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Cardiovascular and pulmonary complications continue to account for major morbidity and mortality in patients undergoing noncardiac surgery. Emerging evidence-based practices dictate that the internist should perform an individualized evaluation of the surgical patient to provide an accurate preoperative risk assessment and stratification to guide optimum perioperative risk-reduction strategies. This chapter reviews cardiovascular and pulmonary preoperative risk assessment, targeting intermediate- and high-risk patients to strategically guide perioperative therapies to improve outcome. It also reviews perioperative management and prophylaxis of diabetes mellitus, endocarditis, and venous thromboembolism.


Mortality is low with safe delivery of modern anesthesia, especially in low-risk patients undergoing low-risk surgery (Table 8-1). Inhaled anesthetics have predictable circulatory and respiratory effects; all decrease arterial pressure in a dose-dependent manner by reducing sympathetic tone, causing systemic vasodilation, myocardial depression, and decreased cardiac output. Inhaled anesthetics also cause respiratory depression with diminished responses to both hypercapnia and hypoxemia in a dose-dependent manner, and they have a variable effect on heart rate. In combination with neuromuscular blockade, inhaled anesthetic agents also cause reduction in functional residual lung capacity due to loss of diaphragmatic and intercostal muscle function. This decreases lung volume, which may lead to atelectasis in the dependent lung regions and, in turn, may result in arterial hypoxemia from ventilation-perfusion mismatch as well as an increased risk of postoperative pulmonary complications.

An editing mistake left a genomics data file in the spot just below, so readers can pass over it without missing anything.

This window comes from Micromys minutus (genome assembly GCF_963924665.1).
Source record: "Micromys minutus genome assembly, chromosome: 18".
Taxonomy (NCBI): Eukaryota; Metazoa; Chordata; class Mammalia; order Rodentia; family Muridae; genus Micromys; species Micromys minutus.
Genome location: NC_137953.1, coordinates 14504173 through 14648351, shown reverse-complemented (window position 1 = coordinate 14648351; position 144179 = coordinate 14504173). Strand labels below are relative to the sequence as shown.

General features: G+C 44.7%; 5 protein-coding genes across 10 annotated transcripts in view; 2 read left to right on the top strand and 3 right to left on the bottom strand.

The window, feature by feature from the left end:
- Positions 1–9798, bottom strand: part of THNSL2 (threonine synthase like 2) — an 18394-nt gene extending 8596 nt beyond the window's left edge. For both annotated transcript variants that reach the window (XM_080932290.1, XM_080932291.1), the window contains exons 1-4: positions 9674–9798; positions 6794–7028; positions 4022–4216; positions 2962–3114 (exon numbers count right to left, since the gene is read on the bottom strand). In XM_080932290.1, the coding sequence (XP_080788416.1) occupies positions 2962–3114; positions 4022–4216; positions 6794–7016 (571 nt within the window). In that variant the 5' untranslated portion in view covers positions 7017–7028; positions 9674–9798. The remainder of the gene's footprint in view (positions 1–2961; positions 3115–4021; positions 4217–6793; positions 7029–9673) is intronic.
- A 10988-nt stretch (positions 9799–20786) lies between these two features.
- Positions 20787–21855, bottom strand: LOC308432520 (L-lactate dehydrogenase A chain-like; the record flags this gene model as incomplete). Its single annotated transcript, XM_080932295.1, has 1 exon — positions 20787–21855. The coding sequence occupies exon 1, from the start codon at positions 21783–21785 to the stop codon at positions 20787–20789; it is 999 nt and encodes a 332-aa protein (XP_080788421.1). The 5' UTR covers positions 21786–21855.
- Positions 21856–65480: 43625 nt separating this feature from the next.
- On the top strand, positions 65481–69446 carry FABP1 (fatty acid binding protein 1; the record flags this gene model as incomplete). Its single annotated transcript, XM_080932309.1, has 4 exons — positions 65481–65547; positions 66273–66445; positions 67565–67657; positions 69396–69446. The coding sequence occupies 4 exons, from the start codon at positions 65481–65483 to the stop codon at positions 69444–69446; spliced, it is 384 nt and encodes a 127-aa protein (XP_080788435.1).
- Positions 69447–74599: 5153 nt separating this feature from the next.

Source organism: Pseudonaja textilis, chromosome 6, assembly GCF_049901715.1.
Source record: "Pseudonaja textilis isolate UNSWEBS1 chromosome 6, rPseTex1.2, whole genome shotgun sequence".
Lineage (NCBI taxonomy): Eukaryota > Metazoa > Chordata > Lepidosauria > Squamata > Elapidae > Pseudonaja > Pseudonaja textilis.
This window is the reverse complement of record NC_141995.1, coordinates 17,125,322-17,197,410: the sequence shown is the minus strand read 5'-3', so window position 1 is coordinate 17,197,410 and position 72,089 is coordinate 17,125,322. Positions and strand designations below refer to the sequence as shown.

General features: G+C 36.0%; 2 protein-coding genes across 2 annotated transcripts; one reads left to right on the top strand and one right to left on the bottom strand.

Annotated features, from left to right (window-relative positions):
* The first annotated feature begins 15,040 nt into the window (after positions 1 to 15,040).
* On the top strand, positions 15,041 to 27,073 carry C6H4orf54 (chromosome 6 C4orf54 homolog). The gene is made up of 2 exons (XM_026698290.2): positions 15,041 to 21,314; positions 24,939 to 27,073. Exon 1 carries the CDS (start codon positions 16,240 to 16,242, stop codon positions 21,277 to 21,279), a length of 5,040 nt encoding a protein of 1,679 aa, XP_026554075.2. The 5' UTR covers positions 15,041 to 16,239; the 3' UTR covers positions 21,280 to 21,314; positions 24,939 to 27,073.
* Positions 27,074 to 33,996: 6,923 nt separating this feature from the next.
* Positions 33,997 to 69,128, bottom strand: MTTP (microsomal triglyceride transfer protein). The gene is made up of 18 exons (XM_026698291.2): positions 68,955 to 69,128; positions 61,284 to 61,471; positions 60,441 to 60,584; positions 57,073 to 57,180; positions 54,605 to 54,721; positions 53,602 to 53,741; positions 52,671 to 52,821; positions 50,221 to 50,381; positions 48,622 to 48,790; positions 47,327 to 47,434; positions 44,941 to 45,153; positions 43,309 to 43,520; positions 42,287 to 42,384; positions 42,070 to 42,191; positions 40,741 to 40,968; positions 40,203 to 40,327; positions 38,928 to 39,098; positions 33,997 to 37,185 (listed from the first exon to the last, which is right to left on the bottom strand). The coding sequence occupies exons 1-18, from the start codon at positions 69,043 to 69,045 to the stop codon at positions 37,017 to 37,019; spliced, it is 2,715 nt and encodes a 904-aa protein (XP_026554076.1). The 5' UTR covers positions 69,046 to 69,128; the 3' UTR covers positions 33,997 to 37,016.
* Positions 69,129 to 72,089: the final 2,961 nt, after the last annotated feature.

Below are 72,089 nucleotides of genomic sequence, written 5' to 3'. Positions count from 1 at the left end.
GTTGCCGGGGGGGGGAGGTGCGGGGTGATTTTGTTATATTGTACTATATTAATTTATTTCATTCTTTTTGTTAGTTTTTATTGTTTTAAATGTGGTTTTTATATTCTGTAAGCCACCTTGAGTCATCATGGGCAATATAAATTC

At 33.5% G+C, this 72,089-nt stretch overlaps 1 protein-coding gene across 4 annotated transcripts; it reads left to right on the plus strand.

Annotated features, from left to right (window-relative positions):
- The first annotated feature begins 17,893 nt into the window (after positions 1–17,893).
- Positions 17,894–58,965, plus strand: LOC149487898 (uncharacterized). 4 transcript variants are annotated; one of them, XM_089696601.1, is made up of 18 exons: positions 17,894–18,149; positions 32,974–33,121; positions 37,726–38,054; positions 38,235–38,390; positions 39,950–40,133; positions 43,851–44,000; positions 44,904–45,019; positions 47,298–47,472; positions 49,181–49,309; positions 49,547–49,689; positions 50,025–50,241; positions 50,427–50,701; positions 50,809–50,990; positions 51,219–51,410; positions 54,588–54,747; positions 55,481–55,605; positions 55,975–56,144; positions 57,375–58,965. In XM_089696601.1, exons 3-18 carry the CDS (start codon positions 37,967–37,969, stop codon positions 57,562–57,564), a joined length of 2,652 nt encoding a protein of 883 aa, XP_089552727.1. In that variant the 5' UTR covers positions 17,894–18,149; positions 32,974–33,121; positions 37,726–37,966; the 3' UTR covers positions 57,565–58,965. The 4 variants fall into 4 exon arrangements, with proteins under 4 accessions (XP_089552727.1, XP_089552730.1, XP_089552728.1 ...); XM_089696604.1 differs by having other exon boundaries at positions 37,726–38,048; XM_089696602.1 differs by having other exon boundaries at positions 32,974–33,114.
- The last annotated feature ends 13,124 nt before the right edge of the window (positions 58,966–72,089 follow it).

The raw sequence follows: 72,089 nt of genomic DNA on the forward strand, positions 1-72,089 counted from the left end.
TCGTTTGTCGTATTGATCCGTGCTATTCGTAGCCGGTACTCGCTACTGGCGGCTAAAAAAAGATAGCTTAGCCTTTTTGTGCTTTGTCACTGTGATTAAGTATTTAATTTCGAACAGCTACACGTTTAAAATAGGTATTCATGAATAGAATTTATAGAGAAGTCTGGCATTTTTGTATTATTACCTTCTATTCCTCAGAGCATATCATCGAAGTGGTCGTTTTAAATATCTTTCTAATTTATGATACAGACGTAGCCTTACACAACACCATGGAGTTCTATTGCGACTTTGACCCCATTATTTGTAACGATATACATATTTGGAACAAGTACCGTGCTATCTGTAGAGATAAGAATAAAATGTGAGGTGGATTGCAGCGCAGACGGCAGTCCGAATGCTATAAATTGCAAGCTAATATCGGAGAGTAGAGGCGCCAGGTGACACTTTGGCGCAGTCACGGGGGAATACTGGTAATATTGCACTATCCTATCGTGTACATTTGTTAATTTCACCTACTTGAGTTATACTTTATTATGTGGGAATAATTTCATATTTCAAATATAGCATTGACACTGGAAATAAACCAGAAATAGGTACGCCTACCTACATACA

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Table 8-1 Surgery: Gradation of Risk of Common Noncardiac Surgical Procedures

Several meta-analyses have shown that overall mortality was lower in patients receiving neuroaxial anesthesia (epidural or spinal) as compared to general (inhaled) anesthesia. Lower rates of venous thrombosis, pulmonary embolism, pneumonia, and respiratory depression were also observed in patients who were provided neuroaxial anesthesia; however, there were no significant differences in cardiac events between the two approaches. A combination of neuroaxial blockade and general anesthesia is useful when it is desired to reduce general anesthesia requirements. Evidence from a meta-analysis of randomized controlled trials also supports postoperative epidural analgesia for the purpose of pain relief for more than 24 h.


Simple, standardized preoperative screening questionnaires, such as the one shown in Table 8-2, have been developed for the purpose of identifying patients at intermediate or high risk who may benefit from a more detailed clinical evaluation. Evaluation of such patients for operation should always begin with a thorough history and physical examination and with a 12-lead resting ECG, in accordance with the American College of Cardiology/American Heart Association (ACC/AHA) guideline recommendations. The history should focus ...

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